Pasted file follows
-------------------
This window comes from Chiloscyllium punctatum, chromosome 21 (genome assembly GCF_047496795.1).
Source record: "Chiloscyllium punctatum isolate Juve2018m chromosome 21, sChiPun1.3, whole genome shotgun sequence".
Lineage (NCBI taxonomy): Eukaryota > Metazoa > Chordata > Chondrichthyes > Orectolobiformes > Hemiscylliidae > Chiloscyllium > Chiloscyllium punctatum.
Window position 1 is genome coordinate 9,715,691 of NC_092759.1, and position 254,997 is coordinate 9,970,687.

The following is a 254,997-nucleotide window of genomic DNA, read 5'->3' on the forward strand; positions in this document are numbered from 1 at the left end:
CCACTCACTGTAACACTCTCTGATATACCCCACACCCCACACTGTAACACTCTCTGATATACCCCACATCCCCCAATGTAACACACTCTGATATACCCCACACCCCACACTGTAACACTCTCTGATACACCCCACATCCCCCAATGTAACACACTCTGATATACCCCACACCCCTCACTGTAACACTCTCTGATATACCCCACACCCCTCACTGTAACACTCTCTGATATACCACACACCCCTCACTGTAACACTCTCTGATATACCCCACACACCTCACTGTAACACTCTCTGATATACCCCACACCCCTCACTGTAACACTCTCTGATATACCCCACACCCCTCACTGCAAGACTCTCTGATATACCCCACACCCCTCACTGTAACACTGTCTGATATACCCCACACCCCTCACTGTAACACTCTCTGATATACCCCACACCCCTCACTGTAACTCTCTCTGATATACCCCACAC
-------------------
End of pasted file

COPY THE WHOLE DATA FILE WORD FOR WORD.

This window comes from Chiloscyllium punctatum, chromosome 21 (genome assembly GCF_047496795.1).
Source record: "Chiloscyllium punctatum isolate Juve2018m chromosome 21, sChiPun1.3, whole genome shotgun sequence".
Lineage (NCBI taxonomy): Eukaryota > Metazoa > Chordata > Chondrichthyes > Orectolobiformes > Hemiscylliidae > Chiloscyllium > Chiloscyllium punctatum.
Window position 1 is genome coordinate 9,715,691 of NC_092759.1, and position 254,997 is coordinate 9,970,687.

The following is a 254,997-nucleotide window of genomic DNA, read 5'->3' on the forward strand; positions in this document are numbered from 1 at the left end:
CCACTCACTGTAACACTCTCTGATATACCCCACACCCCACACTGTAACACTCTCTGATATACCCCACATCCCCCAATGTAACACACTCTGATATACCCCACACCCCACACTGTAACACTCTCTGATACACCCCACATCCCCCAATGTAACACACTCTGATATACCCCACACCCCTCACTGTAACACTCTCTGATATACCCCACACCCCTCACTGTAACACTCTCTGATATACCACACACCCCTCACTGTAACACTCTCTGATATACCCCACACACCTCACTGTAACACTCTCTGATATACCCCACACCCCTCACTGTAACACTCTCTGATATACCCCACACCCCTCACTGCAAGACTCTCTGATATACCCCACACCCCTCACTGTAACACTGTCTGATATACCCCACACCCCTCACTGTAACACTCTCTGATATACCCCACACCCCTCACTGTAACTCTCTCTGATATACCCCACAC